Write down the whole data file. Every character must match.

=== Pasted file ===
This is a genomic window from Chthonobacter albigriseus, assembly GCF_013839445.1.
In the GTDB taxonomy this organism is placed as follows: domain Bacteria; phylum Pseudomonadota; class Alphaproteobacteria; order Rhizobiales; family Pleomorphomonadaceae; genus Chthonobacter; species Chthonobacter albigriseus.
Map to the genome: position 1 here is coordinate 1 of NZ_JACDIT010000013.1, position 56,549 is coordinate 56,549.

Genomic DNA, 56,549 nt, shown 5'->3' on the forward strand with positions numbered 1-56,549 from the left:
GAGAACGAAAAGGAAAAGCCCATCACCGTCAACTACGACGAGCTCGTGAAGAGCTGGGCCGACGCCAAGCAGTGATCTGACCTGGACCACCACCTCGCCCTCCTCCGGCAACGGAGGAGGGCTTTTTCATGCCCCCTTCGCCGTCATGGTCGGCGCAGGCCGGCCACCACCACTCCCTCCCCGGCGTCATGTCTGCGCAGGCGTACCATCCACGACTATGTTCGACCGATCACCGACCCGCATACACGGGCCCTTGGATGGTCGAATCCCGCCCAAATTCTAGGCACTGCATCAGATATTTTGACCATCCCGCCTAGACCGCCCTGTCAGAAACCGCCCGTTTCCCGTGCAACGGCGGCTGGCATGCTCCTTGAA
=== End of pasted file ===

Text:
This is a genomic window from Chthonobacter albigriseus, assembly GCF_013839445.1.
In the GTDB taxonomy this organism is placed as follows: domain Bacteria; phylum Pseudomonadota; class Alphaproteobacteria; order Rhizobiales; family Pleomorphomonadaceae; genus Chthonobacter; species Chthonobacter albigriseus.
Map to the genome: position 1 here is coordinate 1 of NZ_JACDIT010000013.1, position 56,549 is coordinate 56,549.

Genomic DNA, 56,549 nt, shown 5'->3' on the forward strand with positions numbered 1-56,549 from the left:
GAGAACGAAAAGGAAAAGCCCATCACCGTCAACTACGACGAGCTCGTGAAGAGCTGGGCCGACGCCAAGCAGTGATCTGACCTGGACCACCACCTCGCCCTCCTCCGGCAACGGAGGAGGGCTTTTTCATGCCCCCTTCGCCGTCATGGTCGGCGCAGGCCGGCCACCACCACTCCCTCCCCGGCGTCATGTCTGCGCAGGCGTACCATCCACGACTATGTTCGACCGATCACCGACCCGCATACACGGGCCCTTGGATGGTCGAATCCCGCCCAAATTCTAGGCACTGCATCAGATATTTTGACCATCCCGCCTAGACCGCCCTGTCAGAAACCGCCCGTTTCCCGTGCAACGGCGGCTGGCATGCTCCTTGAA